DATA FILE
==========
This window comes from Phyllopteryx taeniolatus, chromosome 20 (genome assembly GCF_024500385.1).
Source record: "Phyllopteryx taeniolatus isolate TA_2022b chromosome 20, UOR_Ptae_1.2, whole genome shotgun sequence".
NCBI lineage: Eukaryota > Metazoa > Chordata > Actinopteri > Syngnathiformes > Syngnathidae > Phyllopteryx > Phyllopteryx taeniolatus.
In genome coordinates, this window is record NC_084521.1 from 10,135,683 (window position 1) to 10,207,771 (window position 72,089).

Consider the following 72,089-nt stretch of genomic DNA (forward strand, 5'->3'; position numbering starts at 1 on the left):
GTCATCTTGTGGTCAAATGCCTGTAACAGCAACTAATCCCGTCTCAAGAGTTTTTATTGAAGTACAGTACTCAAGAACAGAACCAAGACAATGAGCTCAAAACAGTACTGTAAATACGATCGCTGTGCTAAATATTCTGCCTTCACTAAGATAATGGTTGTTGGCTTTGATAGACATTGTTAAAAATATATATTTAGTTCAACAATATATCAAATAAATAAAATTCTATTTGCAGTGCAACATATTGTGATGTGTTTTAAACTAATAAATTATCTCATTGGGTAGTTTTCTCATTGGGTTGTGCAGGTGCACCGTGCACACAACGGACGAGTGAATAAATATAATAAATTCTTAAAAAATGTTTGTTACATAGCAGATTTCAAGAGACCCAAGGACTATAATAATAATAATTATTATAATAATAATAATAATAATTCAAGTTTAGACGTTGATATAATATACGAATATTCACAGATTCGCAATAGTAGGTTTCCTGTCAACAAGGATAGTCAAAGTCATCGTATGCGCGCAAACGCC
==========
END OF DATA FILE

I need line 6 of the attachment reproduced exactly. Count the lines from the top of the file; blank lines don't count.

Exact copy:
GTCATCTTGTGGTCAAATGCCTGTAACAGCAACTAATCCCGTCTCAAGAGTTTTTATTGAAGTACAGTACTCAAGAACAGAACCAAGACAATGAGCTCAAAACAGTACTGTAAATACGATCGCTGTGCTAAATATTCTGCCTTCACTAAGATAATGGTTGTTGGCTTTGATAGACATTGTTAAAAATATATATTTAGTTCAACAATATATCAAATAAATAAAATTCTATTTGCAGTGCAACATATTGTGATGTGTTTTAAACTAATAAATTATCTCATTGGGTAGTTTTCTCATTGGGTTGTGCAGGTGCACCGTGCACACAACGGACGAGTGAATAAATATAATAAATTCTTAAAAAATGTTTGTTACATAGCAGATTTCAAGAGACCCAAGGACTATAATAATAATAATTATTATAATAATAATAATAATAATTCAAGTTTAGACGTTGATATAATATACGAATATTCACAGATTCGCAATAGTAGGTTTCCTGTCAACAAGGATAGTCAAAGTCATCGTATGCGCGCAAACGCC